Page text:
Monday, 22 May 2017

F1 | Teams ‘exaggerating’ data to Pirelli

Pirelli has admitted some teams have “exaggerated” downforce values as the F1 supplier sets its tyre operating guidelines before grands...

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HTC et Google développent un casque de réalité virtuelle Daydream autonome

Humans May Have Accidentally Created a Radiation Shield Around Earth


NASA spends a lot of time researching the Earth and its surrounding space environment. One particular feature of interest are the Van Allen belts, so much so that NASA built special probes to study them! They’ve now discovered a protective bubble they believe has been generated by human transmissions in the VLF range.

VLF transmissions cover the 3-30 kHz range, and thus bandwidth is highly limited. VLF hardware is primarily used to communicate with submarines, often to remind them that, yes, everything is still fine and there’s no need to launch the nukes yet.  It’s also used for navigation and broadcasting time signals.

It seems that this human transmission has created a barrier of sorts in the atmosphere that protects it against radiation from space. Interestingly, the outward edge of this “VLF Bubble” seems to correspond very closely with the innermost edge of the Van Allen belts caused by Earth’s magnetic field. What’s more, the inner limit of the Van Allan belts now appears to be much farther away from the Earth’s surface than it was in the 1960s, which suggests that man-made VLF transmissions could be responsible for pushing the boundary outwards.

Overall, this seems like an accidental, but potentially positive effect of human activity – the barrier protects the Earth from potentially harmful radiation. NASA’s YouTube video on the topic suggests that understanding this mechanism better could enable us to protect our satellites and space vehicles from some of the harmful effects of the space environment.

NASA does a lot of high-end research – like the EM drive that’s got a lot of people very confused right now.

[Thanks bty!]

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Arduino Cinque – The RISC-V, ESP32, WiFi, Bluetooth Arduino

This weekend at the Bay Area Maker Faire, Arduino in conjunction with SiFive, a fabless provider of the Open Source RISC-V micros, introduced the Arduino Cinque. This is a board running one of the fastest microcontrollers available, and as an added bonus, this board includes Espressif’s ESP32, another wonderchip that features WiFi and Bluetooth alongside a very, very powerful SoC.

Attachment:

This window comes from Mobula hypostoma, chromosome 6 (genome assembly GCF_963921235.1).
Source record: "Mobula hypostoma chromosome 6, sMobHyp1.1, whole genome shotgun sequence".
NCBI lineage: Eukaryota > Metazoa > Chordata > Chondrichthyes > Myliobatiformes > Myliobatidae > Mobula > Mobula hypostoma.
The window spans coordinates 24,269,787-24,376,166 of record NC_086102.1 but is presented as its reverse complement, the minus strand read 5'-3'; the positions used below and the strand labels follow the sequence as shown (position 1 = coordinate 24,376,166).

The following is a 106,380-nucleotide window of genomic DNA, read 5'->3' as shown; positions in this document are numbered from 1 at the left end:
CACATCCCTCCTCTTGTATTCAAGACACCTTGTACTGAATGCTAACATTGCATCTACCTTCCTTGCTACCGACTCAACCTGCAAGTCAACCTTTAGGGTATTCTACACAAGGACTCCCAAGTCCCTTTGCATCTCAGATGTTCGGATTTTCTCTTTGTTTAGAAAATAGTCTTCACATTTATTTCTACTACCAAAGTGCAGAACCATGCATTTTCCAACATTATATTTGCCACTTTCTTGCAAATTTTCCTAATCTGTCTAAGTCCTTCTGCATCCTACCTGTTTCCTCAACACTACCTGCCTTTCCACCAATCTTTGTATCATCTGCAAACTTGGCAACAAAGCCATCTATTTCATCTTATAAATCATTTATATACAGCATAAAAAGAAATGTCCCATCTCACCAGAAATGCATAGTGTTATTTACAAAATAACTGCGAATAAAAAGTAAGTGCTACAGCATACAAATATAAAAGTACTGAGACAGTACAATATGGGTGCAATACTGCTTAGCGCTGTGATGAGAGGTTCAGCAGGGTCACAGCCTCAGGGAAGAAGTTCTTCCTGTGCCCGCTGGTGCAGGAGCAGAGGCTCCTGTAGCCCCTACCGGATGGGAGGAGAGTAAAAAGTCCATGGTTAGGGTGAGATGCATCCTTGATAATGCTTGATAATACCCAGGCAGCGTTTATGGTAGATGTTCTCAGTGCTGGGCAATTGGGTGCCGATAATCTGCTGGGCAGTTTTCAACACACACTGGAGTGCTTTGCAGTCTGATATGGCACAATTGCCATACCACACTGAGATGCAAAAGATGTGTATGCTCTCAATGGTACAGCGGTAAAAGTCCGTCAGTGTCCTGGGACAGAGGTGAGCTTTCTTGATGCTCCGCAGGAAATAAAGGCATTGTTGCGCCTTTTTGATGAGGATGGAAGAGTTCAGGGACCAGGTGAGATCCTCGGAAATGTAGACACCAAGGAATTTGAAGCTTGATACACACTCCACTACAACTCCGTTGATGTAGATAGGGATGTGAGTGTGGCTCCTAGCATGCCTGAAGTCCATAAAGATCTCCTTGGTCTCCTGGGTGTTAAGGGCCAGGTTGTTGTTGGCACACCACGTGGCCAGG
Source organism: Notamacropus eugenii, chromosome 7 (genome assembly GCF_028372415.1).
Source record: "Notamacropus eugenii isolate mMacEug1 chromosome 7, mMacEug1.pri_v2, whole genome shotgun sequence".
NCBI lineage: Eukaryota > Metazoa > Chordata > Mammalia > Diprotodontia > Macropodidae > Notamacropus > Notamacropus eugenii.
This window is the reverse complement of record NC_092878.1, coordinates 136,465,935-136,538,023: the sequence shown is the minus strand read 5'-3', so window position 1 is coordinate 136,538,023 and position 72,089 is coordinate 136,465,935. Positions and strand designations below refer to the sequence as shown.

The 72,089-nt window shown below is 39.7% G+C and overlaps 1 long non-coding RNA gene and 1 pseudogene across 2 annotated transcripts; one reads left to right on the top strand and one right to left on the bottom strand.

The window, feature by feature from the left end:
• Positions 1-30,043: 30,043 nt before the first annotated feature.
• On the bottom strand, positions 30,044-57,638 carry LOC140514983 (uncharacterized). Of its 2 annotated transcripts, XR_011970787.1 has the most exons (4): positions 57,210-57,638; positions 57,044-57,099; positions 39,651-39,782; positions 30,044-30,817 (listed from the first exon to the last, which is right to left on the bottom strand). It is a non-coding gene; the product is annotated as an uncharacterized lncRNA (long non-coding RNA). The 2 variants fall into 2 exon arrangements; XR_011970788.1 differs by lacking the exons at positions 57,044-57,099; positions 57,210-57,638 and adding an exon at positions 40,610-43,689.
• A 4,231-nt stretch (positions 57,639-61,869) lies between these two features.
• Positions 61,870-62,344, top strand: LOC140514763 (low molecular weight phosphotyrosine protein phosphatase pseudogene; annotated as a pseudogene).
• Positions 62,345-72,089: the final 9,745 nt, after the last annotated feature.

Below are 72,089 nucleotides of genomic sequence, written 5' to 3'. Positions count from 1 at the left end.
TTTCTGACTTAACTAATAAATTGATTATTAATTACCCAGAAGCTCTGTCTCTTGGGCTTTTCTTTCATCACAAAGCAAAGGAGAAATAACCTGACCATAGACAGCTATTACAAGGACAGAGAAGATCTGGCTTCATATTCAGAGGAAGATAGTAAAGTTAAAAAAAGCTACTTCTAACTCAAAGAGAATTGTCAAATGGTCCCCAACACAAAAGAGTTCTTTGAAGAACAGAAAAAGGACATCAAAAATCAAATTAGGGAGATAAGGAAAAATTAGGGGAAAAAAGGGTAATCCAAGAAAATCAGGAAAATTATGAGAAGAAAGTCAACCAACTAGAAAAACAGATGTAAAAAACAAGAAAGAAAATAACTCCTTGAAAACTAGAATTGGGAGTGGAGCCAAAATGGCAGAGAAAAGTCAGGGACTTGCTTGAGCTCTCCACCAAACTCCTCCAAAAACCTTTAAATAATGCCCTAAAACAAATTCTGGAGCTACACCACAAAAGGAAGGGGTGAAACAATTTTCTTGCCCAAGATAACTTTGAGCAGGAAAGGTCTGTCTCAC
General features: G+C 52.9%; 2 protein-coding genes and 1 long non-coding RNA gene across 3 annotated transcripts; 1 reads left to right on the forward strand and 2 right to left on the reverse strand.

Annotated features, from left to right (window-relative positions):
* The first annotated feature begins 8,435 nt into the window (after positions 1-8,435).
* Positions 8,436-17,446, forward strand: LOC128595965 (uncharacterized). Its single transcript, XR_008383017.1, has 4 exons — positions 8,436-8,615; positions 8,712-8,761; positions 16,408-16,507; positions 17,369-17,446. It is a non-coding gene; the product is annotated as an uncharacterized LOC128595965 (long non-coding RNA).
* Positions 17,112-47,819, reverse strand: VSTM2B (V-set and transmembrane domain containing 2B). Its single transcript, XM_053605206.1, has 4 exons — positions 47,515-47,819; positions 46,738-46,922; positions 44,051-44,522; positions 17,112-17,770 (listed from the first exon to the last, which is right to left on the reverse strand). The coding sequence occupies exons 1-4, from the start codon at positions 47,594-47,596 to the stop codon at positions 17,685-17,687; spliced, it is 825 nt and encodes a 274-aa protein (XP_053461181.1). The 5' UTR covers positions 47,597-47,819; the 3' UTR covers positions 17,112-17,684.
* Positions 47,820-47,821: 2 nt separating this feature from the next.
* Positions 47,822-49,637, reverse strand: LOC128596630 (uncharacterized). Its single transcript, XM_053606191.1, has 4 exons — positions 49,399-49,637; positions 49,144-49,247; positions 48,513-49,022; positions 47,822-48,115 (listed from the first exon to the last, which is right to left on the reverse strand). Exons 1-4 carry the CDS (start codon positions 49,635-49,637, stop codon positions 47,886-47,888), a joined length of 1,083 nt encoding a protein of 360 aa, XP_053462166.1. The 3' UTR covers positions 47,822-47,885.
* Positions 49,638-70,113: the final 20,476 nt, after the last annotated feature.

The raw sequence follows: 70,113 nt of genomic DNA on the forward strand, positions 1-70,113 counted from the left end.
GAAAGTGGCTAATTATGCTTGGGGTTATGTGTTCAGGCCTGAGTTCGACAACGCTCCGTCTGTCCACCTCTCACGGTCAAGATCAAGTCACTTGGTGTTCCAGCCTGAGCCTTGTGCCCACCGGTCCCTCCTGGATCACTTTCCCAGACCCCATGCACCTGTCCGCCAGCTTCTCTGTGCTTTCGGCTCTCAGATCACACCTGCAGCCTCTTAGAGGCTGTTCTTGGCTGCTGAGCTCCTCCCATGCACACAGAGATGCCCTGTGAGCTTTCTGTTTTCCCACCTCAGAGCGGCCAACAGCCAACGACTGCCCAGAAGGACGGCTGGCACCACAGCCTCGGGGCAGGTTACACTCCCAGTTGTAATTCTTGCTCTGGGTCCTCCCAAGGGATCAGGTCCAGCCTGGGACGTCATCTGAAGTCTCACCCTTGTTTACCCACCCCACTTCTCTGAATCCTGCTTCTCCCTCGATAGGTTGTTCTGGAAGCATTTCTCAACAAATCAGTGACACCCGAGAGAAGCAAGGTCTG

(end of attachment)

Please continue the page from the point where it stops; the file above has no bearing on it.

Details on the Arduino Cinque are slim at the moment, but from what we’ve seen so far, the Cinque is an impressively powerful board featuring the RISC-V FE310 SoC from SiFive, an ESP32, and an STM32F103. The STM32 appears to be dedicated to providing the board with USB to UART translation, something the first RISC-V compatible Arduino solved with an FTDI chip. Using an FTDI chip is, of course, a questionable design decision when building a capital ‘O’ Open microcontroller platform, and we’re glad SiFive and Arduino found a better solution. It’s unknown if this STM32 can be used alongside the FE310 and ESP32 at this point.

We’ve taken a look at SiFive’s FE310 SoC, and it is an extremely capable chip. It was released first at the HiFive1, and our hands-on testing revealed this is a chip that outperforms the current performance champ of the Arduino world, the Teensy 3.6. Of course, with any new architecture, there will be a few problems porting the vast number of libraries over to the FE310, but SiFive has included an Arduino compatible SDK. It’s promising, and we can’t wait to see SiFive’s work in more boards.

Filed under: Arduino Hacks, news, slider

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Friday, 19 May 2017

Four short links: 19 May 2017

Algorithmic Fallibility, AI Sketches, Traffic Obfuscation, and Engineer-Manager Pendulum

  1. Algorithmic Fallibility and Economic Organization -- algorithms have benefits (when they get the right answer) and costs (when they get the wrong answer). This article creates three scenarios and uses the tools of economics to analyze them.
  2. Google Releases Sketches -- Sketch-RNN, a generative model for vector drawings, is now available in Magenta. Comes with 50M drawings as training data.
  3. Bedlam -- Google Chrome extension to generate random web traffic/DNS requests to make your web traffic data less valuable for selling.